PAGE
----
Bates Motel: The Scene We’ve Been Waiting For

Warning: Spoilers will ensue for Bates Motel up until this point, which is episode 6 of season 5.

I remember watching Psycho (1960) years ago, mainly to see the film that birthed the most iconic shower scene in cinema history.

The music, the scream, the knife-wielding silhouette…it’s perfect. Maybe it comes across as cheesy now but I think the context has to be considered here. At this time, Psycho was breaking new ground in the horror genre, inspiring numerous other aspiring writers and directors, while also making people scared to take a shower.

Bates Motel could have turned out to be a terrible attempt to try to rehash, or cash in on a classic, but it has been able to truly become its own beast. It has carved out its own mythos, while also respecting and paying tribute to its source material: the 1960 film and the book that preceded it.

These past two seasons of Bates Motel have improved greatly by removing strenuous subplots and focusing on the Bates family. More specifically, the show became a lot more interesting as it focused on Norman’s descent into madness.

This season brought up a significant character from the old movie, Marion Crane, the victim of the famous shower scene. I was worried that Rihanna would ruin this season with her presence, but she was surprisingly competent in the role. I’m not going to say she was great, but she wasn’t atrocious and didn’t ruin the show. Maybe I was setting the bar low for her.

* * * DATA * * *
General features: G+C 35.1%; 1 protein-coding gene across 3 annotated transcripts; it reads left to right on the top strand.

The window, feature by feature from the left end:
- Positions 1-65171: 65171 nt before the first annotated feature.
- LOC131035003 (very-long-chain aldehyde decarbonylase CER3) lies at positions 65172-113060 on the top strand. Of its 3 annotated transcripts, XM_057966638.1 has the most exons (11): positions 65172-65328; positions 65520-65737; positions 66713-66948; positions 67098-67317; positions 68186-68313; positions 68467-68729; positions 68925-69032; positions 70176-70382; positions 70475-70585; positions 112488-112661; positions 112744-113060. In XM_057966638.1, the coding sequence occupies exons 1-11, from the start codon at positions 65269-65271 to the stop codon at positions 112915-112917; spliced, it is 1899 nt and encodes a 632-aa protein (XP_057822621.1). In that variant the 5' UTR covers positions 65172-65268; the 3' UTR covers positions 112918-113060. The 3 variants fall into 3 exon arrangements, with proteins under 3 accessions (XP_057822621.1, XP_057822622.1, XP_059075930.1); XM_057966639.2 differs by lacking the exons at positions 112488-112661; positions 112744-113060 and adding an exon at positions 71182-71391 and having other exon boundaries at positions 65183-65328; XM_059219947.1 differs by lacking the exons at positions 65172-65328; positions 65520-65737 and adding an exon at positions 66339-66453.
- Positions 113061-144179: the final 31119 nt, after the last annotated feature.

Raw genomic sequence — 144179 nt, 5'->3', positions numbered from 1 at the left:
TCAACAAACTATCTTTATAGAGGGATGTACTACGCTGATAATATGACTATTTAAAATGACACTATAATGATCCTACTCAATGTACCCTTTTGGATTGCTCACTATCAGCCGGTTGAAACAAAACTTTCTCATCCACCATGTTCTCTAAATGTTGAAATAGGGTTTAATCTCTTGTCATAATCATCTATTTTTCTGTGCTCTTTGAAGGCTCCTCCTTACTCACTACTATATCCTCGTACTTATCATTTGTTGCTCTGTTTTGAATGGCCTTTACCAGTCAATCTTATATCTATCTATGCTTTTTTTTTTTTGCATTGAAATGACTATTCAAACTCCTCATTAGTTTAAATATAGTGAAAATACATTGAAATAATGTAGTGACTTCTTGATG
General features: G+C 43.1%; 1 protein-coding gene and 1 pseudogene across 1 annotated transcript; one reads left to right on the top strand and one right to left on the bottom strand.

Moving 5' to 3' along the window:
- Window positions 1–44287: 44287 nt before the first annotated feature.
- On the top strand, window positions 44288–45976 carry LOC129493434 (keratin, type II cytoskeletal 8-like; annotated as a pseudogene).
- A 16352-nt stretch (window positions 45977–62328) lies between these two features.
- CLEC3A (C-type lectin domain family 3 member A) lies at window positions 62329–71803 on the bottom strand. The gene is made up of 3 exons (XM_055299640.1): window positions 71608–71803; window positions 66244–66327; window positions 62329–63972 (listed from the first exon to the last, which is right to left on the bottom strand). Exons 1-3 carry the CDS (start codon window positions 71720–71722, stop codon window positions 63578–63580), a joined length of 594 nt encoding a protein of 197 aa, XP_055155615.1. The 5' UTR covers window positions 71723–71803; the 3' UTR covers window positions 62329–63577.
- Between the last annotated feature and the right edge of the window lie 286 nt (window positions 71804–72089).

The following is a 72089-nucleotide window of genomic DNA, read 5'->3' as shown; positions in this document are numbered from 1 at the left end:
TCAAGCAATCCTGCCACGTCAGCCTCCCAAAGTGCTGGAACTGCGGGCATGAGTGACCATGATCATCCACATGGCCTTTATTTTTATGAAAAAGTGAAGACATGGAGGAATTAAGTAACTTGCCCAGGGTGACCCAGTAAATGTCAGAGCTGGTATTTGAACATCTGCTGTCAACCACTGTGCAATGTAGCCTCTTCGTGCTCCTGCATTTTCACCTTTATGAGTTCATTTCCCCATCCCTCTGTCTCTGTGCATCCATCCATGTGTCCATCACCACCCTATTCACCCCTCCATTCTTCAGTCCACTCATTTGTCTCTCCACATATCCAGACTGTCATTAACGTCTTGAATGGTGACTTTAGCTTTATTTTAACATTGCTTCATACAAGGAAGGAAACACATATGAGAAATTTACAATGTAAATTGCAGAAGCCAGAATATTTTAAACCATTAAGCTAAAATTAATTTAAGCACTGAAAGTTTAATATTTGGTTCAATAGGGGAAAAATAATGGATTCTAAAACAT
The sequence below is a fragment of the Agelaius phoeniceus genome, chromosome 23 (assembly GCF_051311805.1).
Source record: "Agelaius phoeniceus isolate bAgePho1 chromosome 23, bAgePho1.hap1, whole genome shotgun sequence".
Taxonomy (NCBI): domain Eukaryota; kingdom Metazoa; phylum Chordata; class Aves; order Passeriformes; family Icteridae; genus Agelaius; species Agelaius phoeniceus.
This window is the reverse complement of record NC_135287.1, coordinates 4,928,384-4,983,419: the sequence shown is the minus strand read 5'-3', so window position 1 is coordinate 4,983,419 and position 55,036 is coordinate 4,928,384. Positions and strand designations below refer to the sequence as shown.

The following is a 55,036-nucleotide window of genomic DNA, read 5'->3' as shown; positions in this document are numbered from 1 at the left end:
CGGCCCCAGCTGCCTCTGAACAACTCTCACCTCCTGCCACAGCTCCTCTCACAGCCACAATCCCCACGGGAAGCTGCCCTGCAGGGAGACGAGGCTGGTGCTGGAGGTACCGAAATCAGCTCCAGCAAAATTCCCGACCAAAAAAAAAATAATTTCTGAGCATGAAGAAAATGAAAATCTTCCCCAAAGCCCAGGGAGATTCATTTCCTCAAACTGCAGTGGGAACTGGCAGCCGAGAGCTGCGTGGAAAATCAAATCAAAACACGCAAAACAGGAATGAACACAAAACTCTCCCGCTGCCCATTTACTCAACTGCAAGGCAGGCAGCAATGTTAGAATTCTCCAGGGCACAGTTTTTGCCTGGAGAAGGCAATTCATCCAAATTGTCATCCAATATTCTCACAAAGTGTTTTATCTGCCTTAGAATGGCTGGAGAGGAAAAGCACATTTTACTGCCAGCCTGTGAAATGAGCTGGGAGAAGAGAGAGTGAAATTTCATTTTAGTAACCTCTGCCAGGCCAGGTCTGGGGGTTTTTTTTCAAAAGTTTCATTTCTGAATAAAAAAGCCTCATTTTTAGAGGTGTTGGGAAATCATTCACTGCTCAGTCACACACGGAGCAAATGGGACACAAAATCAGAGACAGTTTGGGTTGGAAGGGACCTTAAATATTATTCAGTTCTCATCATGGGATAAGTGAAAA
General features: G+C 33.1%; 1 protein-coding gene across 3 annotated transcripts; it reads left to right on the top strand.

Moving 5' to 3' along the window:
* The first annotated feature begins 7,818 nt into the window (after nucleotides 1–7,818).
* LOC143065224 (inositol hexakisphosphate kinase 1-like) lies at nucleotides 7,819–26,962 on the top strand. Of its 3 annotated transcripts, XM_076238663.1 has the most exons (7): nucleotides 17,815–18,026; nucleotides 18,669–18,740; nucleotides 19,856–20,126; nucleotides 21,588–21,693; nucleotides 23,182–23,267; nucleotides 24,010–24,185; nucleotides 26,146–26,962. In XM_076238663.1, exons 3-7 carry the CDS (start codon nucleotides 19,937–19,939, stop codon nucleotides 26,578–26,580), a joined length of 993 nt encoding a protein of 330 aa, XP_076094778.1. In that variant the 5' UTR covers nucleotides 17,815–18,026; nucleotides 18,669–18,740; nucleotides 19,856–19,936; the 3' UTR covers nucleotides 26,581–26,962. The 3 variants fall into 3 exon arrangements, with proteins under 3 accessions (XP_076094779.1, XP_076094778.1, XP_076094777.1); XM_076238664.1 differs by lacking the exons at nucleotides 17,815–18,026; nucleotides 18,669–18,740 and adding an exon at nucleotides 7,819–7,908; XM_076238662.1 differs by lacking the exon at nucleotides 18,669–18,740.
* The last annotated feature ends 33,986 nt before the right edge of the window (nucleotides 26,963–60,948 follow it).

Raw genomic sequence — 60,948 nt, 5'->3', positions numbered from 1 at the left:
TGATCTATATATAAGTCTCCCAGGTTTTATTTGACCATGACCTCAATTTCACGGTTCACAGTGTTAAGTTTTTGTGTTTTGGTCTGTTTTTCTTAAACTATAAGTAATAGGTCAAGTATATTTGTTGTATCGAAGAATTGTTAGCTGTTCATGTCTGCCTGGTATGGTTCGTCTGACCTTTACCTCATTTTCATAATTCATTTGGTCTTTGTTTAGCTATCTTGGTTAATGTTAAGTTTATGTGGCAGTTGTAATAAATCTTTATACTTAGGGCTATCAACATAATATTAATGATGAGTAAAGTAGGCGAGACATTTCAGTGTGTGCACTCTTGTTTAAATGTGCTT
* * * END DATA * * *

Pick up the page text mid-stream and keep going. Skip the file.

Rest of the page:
I was sure the show would have their own version of the shower scene, but I wasn’t sure how they would approach it. Would they try to do a carbon copy of the scene? Probably not a good idea since the original is so iconic. Instead, we get a genius twist on the scene, with the show’s biggest douchebag getting carved up instead.

The choice of music was perfect, with the lyrics and the tone matching the footage of Norman embracing his other half. The music was also vastly different from the original, creating a scene that is a homage to Pyscho but can still stand by itself. I like the fact that his alternate persona is portrayed as being self-aware of its own existence, acknowledging that it is a coping mechanism, but arguing it is still a necessary piece of Norman’s mind.The show was even brazen enough to tease us with the possibility of Marion’s death earlier in the episode.Marion lives another day, but Riri will likely not return to the show (which is okay with me).

Freddie Highmore has been a true powerhouse over these past few seasons, and Vera Farigma continues to kill it as Norma (or pretend Norma). This dynamic duo has the rest of this season to bring Bates Motel home and I am looking forward to seeing how this series ends.

 

Leave a Reply